A proposed law in Massachusetts to make assisted suicide legal has built-in rules to make sure patients aren't coerced into the decision, but journalist and author Ben Mattlin thinks the concept of coercion is murky, dangerous water, he writes in the New York Times. The subject is close to his heart—he was born with a degenerative muscular disease, and has shocked doctors by living for decades beyond his prognosis. But that experience has shown him "how thin and porous the border between coercion and free choice is, how easy it is for someone to inadvertently influence you to feel devalued and hopeless."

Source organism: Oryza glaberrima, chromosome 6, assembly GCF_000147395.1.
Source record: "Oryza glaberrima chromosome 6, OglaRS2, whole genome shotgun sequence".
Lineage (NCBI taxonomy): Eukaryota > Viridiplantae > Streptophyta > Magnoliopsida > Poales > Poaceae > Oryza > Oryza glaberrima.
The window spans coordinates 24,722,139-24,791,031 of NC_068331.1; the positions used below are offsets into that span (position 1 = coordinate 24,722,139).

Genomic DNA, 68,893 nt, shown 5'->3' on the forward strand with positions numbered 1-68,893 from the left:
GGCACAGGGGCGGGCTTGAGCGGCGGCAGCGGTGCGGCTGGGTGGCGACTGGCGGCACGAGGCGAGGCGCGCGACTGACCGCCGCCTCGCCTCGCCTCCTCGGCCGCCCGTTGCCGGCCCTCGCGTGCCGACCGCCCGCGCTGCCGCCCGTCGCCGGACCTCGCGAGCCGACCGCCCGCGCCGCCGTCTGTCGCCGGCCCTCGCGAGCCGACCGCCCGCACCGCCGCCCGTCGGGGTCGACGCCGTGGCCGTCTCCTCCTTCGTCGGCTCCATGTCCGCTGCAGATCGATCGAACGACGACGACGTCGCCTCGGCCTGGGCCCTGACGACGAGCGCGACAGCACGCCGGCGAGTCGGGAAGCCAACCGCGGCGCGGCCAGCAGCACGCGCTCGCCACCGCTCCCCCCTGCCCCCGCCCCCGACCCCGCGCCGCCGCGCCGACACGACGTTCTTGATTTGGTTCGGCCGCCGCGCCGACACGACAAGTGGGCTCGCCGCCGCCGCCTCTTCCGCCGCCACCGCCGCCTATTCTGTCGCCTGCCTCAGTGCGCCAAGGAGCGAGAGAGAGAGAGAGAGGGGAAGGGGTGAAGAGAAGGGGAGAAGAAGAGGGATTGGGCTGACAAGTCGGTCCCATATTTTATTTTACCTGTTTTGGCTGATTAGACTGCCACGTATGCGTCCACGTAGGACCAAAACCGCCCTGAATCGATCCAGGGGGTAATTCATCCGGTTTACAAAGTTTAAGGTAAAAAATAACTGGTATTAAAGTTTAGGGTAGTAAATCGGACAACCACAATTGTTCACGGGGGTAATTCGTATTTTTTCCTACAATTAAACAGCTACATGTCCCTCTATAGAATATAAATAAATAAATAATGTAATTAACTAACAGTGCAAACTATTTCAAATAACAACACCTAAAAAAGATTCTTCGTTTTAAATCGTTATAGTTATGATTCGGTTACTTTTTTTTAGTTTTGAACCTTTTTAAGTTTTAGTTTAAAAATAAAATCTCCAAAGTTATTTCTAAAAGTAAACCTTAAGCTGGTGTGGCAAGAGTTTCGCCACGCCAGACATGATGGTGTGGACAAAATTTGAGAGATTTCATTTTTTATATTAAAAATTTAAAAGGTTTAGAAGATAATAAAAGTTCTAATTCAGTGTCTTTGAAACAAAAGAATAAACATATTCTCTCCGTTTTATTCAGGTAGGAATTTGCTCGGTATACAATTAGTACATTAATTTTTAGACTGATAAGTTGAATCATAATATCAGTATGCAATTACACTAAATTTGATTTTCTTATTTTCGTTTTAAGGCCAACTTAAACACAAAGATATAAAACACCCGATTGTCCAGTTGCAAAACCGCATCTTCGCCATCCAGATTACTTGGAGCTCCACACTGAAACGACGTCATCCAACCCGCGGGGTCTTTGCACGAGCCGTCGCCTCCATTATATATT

There are many forms of "invisible coercion," he says, like the "look of exhaustion in a loved one's eyes, or the way nurses and friends sigh in your presence while you're zoned out in a hospital bed." Doctors are worse, because they "feel entitled to render judgments and voice their opinions" about his life and prognosis, even if Mattlin is only visiting for a sinus infection. With so much negativity surrounding patients like him—despite his career, family, and aspirations—maybe assisted-suicide laws should wait until attitudes change. Click to read his full piece, or a counter argument here.